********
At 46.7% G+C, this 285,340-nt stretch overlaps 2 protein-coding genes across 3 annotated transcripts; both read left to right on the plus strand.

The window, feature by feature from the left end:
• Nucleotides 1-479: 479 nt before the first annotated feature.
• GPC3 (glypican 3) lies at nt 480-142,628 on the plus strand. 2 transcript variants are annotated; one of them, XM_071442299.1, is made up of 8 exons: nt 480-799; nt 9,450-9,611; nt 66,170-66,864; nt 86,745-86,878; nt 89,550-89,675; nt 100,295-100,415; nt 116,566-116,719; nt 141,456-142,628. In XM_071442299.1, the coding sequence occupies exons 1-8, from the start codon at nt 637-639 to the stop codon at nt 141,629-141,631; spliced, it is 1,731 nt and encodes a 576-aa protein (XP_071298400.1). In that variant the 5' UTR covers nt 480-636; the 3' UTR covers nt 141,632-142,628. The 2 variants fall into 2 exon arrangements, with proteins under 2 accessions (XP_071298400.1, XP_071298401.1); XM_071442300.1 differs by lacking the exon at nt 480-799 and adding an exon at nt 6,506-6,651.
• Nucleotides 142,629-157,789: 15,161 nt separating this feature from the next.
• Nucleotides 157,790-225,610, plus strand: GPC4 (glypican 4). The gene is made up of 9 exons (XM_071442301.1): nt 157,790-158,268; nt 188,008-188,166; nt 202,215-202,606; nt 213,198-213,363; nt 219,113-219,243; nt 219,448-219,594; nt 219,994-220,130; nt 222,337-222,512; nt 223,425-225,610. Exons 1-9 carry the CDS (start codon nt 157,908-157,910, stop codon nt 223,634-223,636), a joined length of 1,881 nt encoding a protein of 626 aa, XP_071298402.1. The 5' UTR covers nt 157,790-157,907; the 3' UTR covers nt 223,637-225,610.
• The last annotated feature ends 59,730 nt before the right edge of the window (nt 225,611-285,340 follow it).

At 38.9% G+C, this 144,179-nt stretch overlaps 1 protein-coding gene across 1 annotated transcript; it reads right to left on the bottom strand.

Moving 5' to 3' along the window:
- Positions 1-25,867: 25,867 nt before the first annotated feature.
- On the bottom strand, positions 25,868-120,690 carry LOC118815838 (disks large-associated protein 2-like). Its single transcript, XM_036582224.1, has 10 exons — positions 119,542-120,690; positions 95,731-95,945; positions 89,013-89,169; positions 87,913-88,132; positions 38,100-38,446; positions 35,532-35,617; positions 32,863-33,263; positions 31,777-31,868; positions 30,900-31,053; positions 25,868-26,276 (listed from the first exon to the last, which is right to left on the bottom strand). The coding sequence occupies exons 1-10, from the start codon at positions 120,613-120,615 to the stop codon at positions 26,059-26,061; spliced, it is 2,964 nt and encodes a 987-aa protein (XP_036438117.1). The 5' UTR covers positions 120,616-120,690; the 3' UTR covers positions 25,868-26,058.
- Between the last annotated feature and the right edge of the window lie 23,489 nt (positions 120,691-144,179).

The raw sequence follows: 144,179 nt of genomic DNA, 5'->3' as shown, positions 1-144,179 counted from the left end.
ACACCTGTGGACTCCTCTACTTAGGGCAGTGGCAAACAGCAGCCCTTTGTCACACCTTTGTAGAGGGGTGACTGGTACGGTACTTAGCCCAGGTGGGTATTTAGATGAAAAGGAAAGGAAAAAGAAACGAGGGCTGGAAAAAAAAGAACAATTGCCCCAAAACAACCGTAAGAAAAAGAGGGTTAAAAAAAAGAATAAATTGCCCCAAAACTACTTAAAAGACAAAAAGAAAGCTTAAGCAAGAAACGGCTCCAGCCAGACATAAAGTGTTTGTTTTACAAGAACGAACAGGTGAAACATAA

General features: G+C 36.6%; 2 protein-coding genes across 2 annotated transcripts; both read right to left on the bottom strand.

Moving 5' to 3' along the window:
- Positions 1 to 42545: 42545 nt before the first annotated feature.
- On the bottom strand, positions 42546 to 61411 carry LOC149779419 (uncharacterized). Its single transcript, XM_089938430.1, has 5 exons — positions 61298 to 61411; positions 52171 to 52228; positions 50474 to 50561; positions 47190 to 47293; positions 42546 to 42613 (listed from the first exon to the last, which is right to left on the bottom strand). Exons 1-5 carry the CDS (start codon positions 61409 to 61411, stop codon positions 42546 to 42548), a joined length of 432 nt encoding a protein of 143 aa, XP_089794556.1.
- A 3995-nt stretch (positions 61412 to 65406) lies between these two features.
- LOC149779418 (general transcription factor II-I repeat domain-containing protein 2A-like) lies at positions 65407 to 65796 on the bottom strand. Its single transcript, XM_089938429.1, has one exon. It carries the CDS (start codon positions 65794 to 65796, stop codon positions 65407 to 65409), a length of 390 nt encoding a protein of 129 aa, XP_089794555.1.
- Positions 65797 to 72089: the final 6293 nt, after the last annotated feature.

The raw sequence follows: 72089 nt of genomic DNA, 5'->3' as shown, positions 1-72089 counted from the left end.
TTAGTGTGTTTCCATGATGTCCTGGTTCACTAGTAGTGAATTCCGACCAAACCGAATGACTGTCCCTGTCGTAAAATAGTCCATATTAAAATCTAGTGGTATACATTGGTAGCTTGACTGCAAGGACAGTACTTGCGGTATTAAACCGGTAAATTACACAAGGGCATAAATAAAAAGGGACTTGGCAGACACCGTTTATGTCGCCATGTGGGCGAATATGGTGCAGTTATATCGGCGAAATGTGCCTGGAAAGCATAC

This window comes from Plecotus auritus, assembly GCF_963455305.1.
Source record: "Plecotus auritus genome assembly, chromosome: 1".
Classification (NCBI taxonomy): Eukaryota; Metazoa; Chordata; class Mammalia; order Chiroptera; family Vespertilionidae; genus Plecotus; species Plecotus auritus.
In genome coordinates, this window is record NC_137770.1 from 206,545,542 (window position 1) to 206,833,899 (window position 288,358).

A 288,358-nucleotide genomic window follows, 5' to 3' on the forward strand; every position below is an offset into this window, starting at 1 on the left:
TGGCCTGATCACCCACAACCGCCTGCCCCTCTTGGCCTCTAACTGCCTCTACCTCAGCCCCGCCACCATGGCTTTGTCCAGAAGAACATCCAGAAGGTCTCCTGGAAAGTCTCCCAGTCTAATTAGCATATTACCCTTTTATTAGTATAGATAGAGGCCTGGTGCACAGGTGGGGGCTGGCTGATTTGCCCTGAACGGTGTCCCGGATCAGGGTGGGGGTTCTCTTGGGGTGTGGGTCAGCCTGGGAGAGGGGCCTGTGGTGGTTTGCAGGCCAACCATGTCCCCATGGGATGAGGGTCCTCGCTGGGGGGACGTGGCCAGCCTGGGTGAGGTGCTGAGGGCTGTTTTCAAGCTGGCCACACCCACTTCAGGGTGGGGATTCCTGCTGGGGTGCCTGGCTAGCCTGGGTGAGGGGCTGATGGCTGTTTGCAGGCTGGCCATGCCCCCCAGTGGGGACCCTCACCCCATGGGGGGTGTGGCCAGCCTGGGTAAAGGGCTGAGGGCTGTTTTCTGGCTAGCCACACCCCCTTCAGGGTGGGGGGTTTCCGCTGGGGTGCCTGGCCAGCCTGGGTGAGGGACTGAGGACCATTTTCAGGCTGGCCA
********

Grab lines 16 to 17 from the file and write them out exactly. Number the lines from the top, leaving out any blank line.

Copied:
Moving 5' to 3' along the window:
- Positions 1 to 42545: 42545 nt before the first annotated feature.